The blogosphere has been abuzz recently over the FCC’s bold, brave outreach initiative, Connect to Compete. Not in Canada, you say? I do say, since there are four good reasons why Canadians haven’t got a snowball’s hope in hell of seeing a program of this nature until at least 2015:
1) Leadership. The FCC has been making headway with a real broadband strategy over the last 18 months, along with a set of network neutrality rules, because the vision comes from the top – the White House. Harper and his cabinet have never cared about world-class retail broadband, because that would put them on the wrong side of the consumer vs business divide.
2) Social policy. The most laudable thing about the FCC’s action is the agency’s deep conviction that the digital divide is a social issue requiring vigorous demand-side policies. C2C is a people policy, not a wires-and-boxes policy based on the kind of supply-side thinking that has led our nation to the bottom of the broadband barrel, if I may mix my containers. Continue reading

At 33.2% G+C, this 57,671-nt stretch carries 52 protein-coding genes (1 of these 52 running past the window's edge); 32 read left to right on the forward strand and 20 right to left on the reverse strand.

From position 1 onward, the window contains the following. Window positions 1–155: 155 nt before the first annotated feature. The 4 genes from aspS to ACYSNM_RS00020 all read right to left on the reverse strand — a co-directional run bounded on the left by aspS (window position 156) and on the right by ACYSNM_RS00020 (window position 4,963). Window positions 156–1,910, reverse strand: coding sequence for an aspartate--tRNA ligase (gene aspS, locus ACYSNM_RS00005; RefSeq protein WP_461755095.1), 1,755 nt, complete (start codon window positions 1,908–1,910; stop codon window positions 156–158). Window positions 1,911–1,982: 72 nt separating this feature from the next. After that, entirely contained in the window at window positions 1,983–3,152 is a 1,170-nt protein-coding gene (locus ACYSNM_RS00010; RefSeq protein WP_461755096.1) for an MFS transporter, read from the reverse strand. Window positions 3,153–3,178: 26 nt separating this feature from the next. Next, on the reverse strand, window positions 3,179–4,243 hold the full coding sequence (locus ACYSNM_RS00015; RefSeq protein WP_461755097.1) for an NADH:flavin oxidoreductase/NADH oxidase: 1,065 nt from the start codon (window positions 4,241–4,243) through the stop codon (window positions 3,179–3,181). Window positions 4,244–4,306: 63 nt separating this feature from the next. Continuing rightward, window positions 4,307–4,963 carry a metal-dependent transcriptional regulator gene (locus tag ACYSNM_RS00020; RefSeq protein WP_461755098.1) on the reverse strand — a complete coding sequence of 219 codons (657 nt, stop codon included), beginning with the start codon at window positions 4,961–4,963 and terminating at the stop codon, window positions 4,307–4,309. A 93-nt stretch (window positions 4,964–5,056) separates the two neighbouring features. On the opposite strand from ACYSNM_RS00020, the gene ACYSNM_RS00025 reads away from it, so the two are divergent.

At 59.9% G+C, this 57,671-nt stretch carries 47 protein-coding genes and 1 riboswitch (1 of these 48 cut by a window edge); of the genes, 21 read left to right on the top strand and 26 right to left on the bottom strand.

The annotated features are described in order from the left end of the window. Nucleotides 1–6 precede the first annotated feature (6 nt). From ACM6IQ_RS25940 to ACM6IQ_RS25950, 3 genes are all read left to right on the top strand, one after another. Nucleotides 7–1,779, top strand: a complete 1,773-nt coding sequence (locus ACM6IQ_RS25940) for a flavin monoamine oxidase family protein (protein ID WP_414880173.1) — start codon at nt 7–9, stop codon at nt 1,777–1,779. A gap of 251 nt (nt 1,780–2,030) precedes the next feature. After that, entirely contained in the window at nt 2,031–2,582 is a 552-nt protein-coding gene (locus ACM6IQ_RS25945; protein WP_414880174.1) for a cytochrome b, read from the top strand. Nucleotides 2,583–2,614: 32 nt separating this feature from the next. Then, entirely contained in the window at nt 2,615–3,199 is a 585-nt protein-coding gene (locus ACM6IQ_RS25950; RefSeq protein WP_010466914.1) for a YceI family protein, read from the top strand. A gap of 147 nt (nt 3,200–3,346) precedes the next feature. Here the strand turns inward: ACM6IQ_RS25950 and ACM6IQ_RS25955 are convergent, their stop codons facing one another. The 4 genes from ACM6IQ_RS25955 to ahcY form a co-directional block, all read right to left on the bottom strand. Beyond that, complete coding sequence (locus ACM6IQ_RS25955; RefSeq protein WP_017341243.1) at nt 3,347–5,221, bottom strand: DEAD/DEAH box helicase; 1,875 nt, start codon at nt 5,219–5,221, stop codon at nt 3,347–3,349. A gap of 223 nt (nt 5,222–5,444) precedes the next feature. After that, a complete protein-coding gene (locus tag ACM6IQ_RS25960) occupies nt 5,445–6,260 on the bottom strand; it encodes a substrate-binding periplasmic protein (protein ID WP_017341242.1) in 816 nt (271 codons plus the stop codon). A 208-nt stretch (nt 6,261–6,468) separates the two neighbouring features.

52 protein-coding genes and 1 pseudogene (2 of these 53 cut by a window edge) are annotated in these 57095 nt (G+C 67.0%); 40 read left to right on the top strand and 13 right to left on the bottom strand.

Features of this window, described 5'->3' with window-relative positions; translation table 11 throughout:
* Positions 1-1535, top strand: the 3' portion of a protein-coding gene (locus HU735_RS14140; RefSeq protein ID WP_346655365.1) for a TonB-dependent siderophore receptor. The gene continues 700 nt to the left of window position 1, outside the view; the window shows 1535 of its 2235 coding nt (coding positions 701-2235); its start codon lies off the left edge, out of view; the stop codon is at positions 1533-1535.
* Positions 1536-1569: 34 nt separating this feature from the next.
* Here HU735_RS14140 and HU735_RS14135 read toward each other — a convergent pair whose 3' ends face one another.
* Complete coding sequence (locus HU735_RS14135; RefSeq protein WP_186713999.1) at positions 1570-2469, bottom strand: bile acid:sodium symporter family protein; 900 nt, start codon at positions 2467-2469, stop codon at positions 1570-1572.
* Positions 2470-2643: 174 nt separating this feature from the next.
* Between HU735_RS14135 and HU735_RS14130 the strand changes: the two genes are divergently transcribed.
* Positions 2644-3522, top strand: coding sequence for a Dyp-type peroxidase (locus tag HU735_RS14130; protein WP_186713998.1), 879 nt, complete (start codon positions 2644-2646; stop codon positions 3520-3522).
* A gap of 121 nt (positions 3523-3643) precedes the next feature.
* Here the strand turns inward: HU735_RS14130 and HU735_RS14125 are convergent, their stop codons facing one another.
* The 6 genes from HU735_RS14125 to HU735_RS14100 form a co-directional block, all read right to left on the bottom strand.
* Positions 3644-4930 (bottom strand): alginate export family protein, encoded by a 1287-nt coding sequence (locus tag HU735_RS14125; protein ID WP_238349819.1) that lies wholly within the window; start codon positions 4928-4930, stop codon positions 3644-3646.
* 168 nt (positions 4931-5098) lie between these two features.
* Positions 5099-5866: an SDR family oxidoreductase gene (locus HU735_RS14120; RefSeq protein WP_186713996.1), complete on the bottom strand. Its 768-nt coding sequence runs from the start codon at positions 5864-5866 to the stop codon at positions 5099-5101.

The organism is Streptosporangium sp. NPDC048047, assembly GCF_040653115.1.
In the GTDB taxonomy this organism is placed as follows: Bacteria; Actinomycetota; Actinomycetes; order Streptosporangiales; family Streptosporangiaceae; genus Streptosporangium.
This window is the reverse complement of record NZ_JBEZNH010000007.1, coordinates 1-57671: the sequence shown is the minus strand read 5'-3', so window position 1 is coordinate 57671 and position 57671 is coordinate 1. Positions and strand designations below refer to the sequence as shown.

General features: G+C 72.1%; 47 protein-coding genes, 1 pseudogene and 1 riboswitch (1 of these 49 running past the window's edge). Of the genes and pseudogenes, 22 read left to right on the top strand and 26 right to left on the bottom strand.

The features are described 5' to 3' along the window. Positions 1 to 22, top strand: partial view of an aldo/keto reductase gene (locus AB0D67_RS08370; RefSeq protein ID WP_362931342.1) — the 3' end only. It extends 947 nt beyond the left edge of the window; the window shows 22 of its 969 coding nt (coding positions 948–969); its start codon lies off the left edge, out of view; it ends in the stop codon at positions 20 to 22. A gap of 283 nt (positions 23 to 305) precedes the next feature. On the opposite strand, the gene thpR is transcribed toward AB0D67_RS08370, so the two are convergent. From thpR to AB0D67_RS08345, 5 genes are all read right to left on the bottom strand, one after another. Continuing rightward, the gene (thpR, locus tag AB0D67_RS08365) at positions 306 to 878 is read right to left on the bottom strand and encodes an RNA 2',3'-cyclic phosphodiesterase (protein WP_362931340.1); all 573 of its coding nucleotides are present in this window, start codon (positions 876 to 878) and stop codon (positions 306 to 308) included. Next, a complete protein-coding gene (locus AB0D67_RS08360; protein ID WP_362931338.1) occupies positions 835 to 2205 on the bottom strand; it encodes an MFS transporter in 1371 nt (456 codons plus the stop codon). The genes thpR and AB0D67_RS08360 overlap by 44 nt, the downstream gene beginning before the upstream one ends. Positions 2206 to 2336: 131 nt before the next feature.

UPDATE. I noted below – citing a report by Multichannel News on the latest Sandvine traffic data – that streaming video is now the primary driver of network capacity requirements, a reflection of the gradual decline of P2P traffic relative to overall consumer traffic on the Internet. The Sandvine study, the company’s Global Internet Phenomena Report for fall 2011, contains fascinating revelations about just how quickly Internet traffic patterns are changing (pdf here). Two points. First, from a business perspective, the emerging problem for ISPs isn’t congestion of the old-fashioned kind, the one which formed the basis for the CRTC’s ITMP framework. Second, from a technical perspective, traffic flows present new challenges for network engineering in the local access cloud.
Take a look at these big-picture numbers from Sandvine (pdf, p.2):
The four largest Internet services on North America’s fixed access networks, by daily downstream volume, are:
• Netflix – 27.6%
• HTTP – 17.8%
• YouTube – 10.0%
• BitTorrent – 9.0%
Although BitTorrent traffic as identified here would not account for all P2P transmissions, the lead now established by Netflix is still jaw-dropping. And jaw-dropping by comparison with Web traffic (which seems likely to be eclipsed more and more by the use of apps and other highly specialized platforms, as I discuss briefly in the previous post). Then things get curiouser… Continue reading